I submitted a contract on a bank-owned home for some clients last week; 10k under asking price ($150k on $160k asking price). It was actually a very fair & reasonable price for the home. The bank countered back at $165,000!!!!! Yes-- you are reading that right--- the bank countered HIGHER than asking price!
The asset manager wasn't very well informed on the market conditions, and assumed the house was worth what it was back last fall. We had found a better home for my clients and withdrew our offer. After the bank took a week to originally get back to us, once we withdrew our offer, we had another counter offer within hours from that bank's asset manager in a much more reasonable range. I never heard or have seen anything like it... I guess once they realized we were the only rational live buyers for that home, they changed their tune, but it was for nothing.
My suggestion is that if you lowball them, send strong comps with your offer to support your bid to the asset manager. All the asset managers know is numbers. If you're going to lowball, for better results I also suggested a fully completed LSR and a closing date of 30 days or less to show you can move, move, move once they accept the offer.
I can't tell if you are serious or if you are trying to be a comedian. It's either you are joking or you know absolutely nothing about our economy in Las Vegas. I am glad you think someone can just go straight to the bank and bypass the bank's listing agent to make an offer. This just shows how stupid you really are.
ENOUGH IS ENOUGH! THE REAL ESTATE PROS HAVE A TERRIBLE TRACK RECORD! WHO NEEDS THEM? CAR SALESMEN, STOCK BROKERS....REAL ESTATE PROS? WHAT A JOKE. JUST LISTEN TO YOUR LOCAL OR NATIONAL BOARD OF REALTORS OPINIONS/COMMERCIALS. EVERYTHING IS NORMAL! I JUST LOVE SEEING THE PROMOTION AND HYPE. TOP 1% REALTOR IN THE USA! TACKY PHOTO ADVERTS! THE ENTIRE INDUSTRY IS LIKE A CIRCUS! TOO BAD SO MANY PEOPLE FELL FOR THIS HYPE! IF YOU ASK ME, NO HOME IN VEGAS SHOULD SELL FOR MORE THAN $100K! I SIMPLY CAN NOT BELIEVE THAT HOMES HAVE SOLD FOR IN THE MILLIONS! NUMBERS JUST DONT MAKE SENSE CHILDREN!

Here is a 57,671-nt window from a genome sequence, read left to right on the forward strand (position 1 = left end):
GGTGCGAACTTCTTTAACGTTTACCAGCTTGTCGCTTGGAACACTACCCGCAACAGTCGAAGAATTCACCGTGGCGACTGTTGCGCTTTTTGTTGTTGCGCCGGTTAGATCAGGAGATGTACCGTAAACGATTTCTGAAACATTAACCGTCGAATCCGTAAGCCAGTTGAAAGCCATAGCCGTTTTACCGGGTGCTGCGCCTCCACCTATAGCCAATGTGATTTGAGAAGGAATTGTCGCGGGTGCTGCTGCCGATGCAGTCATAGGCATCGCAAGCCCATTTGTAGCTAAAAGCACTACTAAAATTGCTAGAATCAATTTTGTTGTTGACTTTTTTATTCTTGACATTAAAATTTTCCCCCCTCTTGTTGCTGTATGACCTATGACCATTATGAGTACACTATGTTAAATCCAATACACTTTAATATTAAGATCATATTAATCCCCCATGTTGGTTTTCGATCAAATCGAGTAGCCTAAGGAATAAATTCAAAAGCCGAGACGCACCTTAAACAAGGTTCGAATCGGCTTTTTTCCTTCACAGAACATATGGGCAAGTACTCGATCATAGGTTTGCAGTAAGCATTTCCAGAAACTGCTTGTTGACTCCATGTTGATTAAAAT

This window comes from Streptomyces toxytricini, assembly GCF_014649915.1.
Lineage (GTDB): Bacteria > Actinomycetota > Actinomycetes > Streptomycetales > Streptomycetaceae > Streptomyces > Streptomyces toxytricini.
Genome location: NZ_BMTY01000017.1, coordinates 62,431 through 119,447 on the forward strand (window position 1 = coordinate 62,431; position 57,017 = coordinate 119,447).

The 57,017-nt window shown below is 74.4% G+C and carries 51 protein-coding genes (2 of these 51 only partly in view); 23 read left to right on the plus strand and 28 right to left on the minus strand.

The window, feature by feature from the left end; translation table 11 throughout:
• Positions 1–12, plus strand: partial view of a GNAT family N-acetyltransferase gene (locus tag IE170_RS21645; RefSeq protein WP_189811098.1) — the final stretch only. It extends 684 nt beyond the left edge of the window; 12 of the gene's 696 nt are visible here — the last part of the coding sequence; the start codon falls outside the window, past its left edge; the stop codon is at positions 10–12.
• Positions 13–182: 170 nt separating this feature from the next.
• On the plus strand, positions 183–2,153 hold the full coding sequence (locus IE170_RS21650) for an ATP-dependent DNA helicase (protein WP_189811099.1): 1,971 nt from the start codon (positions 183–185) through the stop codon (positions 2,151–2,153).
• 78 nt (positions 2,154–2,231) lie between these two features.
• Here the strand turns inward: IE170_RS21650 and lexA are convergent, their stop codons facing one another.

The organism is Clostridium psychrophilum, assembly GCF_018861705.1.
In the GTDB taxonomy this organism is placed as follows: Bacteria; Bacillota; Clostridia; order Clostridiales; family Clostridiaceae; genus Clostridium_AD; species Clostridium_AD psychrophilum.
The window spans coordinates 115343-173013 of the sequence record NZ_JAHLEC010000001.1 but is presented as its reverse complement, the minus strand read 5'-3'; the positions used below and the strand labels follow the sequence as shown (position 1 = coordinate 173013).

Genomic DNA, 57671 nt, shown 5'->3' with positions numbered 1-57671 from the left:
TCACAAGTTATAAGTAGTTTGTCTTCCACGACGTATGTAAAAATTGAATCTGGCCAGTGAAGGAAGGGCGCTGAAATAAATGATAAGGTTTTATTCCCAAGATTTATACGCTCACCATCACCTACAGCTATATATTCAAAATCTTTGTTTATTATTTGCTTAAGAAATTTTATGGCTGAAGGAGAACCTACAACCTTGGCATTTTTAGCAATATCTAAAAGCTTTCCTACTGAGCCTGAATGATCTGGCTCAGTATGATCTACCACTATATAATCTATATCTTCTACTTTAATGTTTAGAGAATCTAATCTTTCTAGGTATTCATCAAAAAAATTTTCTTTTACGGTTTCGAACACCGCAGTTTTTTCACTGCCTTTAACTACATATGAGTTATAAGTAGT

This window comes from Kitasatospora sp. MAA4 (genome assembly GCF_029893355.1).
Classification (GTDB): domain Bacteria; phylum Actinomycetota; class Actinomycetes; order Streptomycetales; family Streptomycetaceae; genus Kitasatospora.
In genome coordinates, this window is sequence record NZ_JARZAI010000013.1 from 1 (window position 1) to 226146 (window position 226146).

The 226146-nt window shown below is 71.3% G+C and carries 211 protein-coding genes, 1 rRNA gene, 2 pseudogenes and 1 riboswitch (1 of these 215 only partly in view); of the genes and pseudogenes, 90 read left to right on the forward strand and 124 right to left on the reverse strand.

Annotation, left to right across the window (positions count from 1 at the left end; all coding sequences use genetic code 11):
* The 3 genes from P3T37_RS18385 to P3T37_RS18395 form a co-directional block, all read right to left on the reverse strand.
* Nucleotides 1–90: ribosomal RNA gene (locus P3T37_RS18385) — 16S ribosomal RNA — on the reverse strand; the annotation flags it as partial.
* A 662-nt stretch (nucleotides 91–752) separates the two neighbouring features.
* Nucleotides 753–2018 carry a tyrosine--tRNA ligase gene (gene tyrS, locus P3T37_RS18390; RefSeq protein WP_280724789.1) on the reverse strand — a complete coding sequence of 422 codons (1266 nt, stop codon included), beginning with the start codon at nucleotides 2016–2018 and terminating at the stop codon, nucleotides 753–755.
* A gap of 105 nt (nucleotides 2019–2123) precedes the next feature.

DONT LISTEN TO THE REALTORS. THEY ONLY CARE ABOUT MAKING A QUICK SALE! ITS BEST TO DEAL DIRECTLY WITH THE BANK. BYPASS THE LITTLE BOYS AND GET IN TOUCH WITH THE REAL DECISION MAKERS. LAS VEGAS? PROPERTIES THERE SHOULD BE SELLING FOR MUCH LESS THAN WHAT THE EXPERT AGENTS ARE REQUESTING. SOLID FINANCING HAS NOTHING TO DO WITH IT! CASH IS KING! DONT FOOL THE PUBLIC! DONALD TRUMP WOULD BE PROUD OF YOU!
I may not be adding anything to this discussion that hasn't already been covered, but a good deal is a good deal. Take the market data, and come up with a number that you feel comfortable about. I've seen far too many deals lost already when the truth of the matter is that the amount that was being argued over would result in a difference in monthly payment of $30 per month. Be comfortable with YOUR number before you get comfortable with THEIRS. Hope this helps.
Windermere West Valley
I would figure at a minimum of 8% below the list price. The average REO property sells around that 8% below list. The last offer I represented the buyer on we were able to get the home 18% below list price after a 8% reduction in price a few days earlier. Times are changing though and that percentage may change as well. The banks are becoming more agressive with their pricing to unload these homes from their books.
I currently have about 10 REOs listed and sold 5 since the 1st of the year. My experience has been that banks will almost always counter but usually try to price the home below market value to begin with. This typically avoids a large gap between the offer and list price. They are also willing to pay concessions in most cases. The great thing about REOs is that it is all about the bottom line for the bank, there is a floor that they just can't go below so I think you are on the right track w/ your offer. They should counter you if not accept it immediately. How long has it been listed?